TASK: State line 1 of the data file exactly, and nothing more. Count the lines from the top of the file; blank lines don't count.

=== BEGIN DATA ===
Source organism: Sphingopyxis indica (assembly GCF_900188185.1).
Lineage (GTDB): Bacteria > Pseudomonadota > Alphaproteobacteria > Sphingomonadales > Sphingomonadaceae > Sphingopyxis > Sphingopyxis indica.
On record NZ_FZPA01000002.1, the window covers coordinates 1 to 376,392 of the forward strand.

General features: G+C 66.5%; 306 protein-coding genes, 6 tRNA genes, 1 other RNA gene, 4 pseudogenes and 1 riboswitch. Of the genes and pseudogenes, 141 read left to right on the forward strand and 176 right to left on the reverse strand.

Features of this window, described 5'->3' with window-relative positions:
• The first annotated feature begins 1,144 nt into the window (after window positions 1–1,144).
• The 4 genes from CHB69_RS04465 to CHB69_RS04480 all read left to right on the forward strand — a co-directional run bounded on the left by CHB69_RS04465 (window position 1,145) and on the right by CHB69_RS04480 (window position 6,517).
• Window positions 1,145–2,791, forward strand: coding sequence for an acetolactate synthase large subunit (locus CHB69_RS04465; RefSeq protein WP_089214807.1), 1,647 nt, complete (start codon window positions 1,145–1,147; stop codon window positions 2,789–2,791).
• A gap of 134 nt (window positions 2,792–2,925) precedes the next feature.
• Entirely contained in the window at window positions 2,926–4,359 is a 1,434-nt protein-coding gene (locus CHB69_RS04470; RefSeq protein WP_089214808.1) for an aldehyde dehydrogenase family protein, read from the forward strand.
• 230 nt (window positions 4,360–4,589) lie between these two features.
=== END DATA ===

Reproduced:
Source organism: Sphingopyxis indica (assembly GCF_900188185.1).